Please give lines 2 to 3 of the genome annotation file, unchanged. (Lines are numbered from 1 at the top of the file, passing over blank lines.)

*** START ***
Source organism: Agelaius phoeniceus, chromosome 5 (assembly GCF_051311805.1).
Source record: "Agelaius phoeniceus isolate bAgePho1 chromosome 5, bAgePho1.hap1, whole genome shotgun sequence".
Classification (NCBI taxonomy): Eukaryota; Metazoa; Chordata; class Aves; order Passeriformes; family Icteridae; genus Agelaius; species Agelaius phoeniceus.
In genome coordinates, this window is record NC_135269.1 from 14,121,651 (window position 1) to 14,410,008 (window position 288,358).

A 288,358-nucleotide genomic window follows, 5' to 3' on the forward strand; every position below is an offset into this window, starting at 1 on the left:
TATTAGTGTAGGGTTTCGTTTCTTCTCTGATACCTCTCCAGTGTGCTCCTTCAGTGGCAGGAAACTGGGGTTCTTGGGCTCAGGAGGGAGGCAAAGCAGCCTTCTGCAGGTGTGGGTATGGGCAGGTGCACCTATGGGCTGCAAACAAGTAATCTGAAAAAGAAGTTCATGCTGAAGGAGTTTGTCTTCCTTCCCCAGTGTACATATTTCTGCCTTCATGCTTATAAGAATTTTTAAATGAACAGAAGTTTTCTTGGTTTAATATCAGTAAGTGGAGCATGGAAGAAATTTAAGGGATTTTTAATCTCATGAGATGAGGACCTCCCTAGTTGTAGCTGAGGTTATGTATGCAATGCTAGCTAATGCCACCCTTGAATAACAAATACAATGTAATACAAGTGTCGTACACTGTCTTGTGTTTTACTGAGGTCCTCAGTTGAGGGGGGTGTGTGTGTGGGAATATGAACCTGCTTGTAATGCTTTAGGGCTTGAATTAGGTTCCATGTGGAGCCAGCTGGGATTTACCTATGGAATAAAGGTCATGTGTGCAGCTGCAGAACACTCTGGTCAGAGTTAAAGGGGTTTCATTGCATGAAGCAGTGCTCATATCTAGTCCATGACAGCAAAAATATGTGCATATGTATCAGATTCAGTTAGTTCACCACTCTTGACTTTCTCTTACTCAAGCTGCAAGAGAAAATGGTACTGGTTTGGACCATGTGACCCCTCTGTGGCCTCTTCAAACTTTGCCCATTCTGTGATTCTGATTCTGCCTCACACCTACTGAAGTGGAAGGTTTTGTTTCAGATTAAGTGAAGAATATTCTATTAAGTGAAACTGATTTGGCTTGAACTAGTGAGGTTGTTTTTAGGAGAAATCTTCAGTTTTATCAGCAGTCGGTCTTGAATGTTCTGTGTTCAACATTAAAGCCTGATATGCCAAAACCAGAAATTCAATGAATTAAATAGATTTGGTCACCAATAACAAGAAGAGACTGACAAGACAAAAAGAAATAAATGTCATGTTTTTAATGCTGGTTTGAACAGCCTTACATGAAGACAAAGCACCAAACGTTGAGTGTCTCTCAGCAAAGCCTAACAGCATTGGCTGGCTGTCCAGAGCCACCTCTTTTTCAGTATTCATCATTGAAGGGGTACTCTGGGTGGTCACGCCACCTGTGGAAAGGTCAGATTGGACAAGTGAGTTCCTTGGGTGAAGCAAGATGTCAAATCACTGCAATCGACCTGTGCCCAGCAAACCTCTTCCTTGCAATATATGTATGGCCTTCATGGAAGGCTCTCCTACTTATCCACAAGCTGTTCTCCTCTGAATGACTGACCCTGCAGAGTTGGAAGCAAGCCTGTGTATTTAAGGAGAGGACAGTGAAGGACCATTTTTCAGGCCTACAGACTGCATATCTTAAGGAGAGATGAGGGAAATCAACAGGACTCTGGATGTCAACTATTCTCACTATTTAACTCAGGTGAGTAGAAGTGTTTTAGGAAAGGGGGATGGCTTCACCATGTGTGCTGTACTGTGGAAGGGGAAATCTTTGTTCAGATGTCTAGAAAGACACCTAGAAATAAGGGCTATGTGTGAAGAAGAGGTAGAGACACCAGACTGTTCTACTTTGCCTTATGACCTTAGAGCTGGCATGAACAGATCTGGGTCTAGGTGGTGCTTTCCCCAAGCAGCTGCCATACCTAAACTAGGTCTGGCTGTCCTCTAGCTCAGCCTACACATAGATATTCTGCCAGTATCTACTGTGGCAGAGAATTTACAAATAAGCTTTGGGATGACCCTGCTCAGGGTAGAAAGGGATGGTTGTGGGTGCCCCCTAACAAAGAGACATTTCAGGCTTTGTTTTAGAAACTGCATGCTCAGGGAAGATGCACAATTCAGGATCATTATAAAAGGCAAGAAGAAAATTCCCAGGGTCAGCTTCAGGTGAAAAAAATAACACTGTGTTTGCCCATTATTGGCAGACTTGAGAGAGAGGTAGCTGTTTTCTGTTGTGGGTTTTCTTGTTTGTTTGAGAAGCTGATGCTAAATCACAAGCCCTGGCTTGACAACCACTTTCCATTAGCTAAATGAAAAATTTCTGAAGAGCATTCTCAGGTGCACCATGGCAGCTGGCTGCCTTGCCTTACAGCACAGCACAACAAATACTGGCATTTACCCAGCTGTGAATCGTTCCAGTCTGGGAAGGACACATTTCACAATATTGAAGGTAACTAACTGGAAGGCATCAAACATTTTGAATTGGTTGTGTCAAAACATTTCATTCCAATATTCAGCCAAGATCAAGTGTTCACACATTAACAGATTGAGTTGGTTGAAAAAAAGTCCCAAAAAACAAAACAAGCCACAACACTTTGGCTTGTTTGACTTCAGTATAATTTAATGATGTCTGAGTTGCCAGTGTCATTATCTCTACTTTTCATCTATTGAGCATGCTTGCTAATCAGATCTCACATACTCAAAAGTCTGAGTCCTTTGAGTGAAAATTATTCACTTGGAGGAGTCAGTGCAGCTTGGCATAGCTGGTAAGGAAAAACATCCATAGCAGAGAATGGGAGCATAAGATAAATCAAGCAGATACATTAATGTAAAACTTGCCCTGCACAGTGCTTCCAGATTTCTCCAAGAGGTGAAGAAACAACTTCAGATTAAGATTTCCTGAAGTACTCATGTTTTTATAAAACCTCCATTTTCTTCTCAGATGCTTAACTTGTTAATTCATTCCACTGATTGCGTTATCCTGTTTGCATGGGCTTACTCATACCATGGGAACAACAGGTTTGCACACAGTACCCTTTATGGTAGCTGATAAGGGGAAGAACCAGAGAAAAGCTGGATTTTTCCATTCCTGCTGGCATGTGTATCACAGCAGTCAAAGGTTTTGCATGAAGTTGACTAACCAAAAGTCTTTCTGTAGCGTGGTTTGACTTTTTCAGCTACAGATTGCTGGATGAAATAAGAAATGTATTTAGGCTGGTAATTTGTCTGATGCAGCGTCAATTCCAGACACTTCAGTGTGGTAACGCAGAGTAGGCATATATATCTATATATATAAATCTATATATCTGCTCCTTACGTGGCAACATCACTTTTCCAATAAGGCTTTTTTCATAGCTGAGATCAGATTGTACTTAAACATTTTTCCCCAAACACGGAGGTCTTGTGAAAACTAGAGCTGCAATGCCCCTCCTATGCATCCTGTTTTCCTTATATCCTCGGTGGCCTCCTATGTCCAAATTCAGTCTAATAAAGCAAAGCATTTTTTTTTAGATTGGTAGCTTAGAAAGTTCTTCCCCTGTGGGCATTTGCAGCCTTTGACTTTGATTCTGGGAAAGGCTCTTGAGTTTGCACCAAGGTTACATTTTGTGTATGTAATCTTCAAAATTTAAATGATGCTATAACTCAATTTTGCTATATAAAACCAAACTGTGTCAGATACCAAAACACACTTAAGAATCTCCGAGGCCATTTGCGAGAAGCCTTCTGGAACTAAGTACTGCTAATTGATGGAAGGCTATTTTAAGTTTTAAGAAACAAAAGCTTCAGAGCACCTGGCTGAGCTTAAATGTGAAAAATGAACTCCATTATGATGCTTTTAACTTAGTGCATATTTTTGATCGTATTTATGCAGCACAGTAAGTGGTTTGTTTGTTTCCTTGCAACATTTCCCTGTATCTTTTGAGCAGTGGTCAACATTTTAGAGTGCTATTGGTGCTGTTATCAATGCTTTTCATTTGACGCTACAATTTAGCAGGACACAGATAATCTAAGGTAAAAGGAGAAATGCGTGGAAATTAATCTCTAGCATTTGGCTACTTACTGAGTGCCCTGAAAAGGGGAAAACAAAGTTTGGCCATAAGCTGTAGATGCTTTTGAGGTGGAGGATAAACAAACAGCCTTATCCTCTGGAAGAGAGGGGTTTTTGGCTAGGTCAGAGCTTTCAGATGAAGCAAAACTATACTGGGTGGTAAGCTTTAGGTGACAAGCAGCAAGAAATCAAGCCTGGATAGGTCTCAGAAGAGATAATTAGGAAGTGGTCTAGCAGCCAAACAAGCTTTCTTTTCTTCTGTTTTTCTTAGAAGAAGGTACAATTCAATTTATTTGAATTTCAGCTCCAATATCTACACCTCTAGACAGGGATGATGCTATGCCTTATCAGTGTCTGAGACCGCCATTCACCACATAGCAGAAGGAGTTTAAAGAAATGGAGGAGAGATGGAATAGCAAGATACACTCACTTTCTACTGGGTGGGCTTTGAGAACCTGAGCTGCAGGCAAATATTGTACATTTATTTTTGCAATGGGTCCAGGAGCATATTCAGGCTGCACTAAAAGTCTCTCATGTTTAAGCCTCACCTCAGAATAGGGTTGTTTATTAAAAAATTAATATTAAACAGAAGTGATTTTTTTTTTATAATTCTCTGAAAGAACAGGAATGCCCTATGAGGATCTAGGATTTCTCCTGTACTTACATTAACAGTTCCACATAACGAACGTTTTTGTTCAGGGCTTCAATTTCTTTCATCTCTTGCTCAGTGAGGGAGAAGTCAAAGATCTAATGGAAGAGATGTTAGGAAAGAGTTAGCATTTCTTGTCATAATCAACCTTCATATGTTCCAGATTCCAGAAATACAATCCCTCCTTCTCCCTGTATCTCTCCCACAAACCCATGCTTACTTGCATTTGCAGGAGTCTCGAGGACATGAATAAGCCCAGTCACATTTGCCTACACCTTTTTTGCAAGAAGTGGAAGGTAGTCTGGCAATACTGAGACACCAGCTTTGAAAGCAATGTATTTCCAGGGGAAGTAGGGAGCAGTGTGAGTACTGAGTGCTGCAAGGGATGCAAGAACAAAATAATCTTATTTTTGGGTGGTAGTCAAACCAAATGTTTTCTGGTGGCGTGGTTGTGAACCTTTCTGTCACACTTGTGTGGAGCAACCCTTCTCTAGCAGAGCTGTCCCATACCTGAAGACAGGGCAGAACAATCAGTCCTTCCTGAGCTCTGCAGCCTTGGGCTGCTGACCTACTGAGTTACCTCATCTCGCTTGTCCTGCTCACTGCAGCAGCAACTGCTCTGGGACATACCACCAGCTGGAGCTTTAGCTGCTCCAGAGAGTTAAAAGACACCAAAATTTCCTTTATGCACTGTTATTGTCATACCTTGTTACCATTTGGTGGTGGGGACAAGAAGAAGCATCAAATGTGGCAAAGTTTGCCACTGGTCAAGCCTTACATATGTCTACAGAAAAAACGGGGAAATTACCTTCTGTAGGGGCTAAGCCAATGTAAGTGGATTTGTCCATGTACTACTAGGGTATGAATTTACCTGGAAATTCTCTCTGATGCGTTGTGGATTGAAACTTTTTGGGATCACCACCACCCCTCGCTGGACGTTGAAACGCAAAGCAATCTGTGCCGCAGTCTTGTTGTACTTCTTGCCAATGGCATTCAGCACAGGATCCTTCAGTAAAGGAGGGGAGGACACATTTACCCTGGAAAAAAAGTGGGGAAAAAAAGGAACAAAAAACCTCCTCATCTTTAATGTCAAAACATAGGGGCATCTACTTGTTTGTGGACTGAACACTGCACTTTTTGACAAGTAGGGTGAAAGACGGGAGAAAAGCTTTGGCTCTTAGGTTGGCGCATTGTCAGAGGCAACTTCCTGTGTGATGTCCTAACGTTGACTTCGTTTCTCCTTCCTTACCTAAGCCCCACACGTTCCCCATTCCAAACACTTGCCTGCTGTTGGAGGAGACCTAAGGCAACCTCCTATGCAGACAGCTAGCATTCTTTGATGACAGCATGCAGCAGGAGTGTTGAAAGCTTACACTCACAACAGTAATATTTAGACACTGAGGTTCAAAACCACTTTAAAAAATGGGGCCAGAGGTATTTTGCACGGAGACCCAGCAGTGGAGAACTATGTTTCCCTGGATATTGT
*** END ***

Source record: "Agelaius phoeniceus isolate bAgePho1 chromosome 5, bAgePho1.hap1, whole genome shotgun sequence".
Classification (NCBI taxonomy): Eukaryota; Metazoa; Chordata; class Aves; order Passeriformes; family Icteridae; genus Agelaius; species Agelaius phoeniceus.